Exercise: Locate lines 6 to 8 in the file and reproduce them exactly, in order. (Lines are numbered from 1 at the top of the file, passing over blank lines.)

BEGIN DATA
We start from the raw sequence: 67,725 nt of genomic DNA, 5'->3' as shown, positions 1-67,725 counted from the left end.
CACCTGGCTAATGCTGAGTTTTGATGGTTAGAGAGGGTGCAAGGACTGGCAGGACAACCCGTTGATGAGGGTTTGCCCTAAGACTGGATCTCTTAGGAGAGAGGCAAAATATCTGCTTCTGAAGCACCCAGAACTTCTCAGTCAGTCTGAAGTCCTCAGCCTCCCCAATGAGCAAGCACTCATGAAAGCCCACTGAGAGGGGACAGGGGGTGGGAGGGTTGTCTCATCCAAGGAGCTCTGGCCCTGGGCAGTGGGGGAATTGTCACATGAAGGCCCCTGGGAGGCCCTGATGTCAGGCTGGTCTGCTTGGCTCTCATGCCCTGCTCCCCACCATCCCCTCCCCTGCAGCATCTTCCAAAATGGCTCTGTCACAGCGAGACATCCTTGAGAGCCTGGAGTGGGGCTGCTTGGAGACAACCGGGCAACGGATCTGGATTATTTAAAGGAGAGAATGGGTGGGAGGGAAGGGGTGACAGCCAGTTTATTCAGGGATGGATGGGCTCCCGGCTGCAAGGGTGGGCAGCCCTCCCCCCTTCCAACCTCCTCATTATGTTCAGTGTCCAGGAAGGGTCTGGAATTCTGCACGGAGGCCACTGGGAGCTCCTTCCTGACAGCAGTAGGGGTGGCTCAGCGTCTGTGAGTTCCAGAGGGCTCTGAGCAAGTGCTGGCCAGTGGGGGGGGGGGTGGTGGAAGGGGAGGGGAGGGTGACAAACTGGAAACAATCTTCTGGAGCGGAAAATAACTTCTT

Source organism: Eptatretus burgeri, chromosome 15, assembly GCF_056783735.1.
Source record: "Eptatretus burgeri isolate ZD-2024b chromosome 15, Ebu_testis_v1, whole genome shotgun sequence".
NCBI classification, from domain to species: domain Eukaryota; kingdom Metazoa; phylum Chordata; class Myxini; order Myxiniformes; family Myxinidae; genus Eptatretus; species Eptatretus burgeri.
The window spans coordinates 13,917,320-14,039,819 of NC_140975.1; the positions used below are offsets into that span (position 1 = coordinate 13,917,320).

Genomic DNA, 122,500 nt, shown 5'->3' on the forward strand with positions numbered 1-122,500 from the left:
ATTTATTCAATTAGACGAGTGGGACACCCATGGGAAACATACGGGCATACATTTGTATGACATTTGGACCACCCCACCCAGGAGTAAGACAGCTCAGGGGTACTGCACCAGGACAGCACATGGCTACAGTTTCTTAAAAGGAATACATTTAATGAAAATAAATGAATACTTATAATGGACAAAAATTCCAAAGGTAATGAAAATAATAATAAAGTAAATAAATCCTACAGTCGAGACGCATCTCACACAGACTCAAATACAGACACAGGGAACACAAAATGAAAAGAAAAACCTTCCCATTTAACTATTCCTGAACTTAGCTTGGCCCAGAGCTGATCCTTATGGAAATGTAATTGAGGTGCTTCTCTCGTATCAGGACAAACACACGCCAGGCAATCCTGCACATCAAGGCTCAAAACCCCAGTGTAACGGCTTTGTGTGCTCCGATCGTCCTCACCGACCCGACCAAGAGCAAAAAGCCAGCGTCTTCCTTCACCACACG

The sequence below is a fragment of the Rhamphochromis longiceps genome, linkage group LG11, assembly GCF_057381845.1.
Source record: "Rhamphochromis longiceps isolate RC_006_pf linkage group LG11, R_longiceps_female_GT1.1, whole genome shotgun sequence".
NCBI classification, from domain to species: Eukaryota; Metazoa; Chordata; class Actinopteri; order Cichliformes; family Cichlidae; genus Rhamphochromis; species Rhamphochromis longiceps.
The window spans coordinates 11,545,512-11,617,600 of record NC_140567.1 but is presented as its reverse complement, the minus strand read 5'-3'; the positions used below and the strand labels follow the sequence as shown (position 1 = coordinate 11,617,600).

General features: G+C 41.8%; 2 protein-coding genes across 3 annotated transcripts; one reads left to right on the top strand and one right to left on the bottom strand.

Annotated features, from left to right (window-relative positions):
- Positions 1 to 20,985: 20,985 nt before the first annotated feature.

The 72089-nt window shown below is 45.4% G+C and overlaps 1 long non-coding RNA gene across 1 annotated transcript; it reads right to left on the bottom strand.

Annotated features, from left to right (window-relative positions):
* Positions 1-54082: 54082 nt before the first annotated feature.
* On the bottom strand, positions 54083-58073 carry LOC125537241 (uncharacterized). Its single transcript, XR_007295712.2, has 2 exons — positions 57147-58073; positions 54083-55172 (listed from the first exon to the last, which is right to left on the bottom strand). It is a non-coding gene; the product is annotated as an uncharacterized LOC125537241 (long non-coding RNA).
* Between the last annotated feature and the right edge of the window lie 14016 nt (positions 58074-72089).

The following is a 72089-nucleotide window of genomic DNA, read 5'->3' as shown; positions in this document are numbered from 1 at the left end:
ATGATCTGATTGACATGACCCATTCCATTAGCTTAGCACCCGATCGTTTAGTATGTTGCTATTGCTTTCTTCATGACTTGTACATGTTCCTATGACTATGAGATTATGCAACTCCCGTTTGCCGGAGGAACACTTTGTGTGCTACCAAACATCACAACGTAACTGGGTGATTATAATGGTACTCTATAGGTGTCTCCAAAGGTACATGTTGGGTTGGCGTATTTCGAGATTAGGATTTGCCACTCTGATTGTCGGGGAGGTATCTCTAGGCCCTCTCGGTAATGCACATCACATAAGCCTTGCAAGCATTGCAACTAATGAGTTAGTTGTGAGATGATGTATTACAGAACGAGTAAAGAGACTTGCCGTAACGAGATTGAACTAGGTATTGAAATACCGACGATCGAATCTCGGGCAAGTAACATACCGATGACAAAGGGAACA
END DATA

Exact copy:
The window spans coordinates 13,917,320-14,039,819 of NC_140975.1; the positions used below are offsets into that span (position 1 = coordinate 13,917,320).

Genomic DNA, 122,500 nt, shown 5'->3' on the forward strand with positions numbered 1-122,500 from the left:
ATTTATTCAATTAGACGAGTGGGACACCCATGGGAAACATACGGGCATACATTTGTATGACATTTGGACCACCCCACCCAGGAGTAAGACAGCTCAGGGGTACTGCACCAGGACAGCACATGGCTACAGTTTCTTAAAAGGAATACATTTAATGAAAATAAATGAATACTTATAATGGACAAAAATTCCAAAGGTAATGAAAATAATAATAAAGTAAATAAATCCTACAGTCGAGACGCATCTCACACAGACTCAAATACAGACACAGGGAACACAAAATGAAAAGAAAAACCTTCCCATTTAACTATTCCTGAACTTAGCTTGGCCCAGAGCTGATCCTTATGGAAATGTAATTGAGGTGCTTCTCTCGTATCAGGACAAACACACGCCAGGCAATCCTGCACATCAAGGCTCAAAACCCCAGTGTAACGGCTTTGTGTGCTCCGATCGTCCTCACCGACCCGACCAAGAGCAAAAAGCCAGCGTCTTCCTTCACCACACG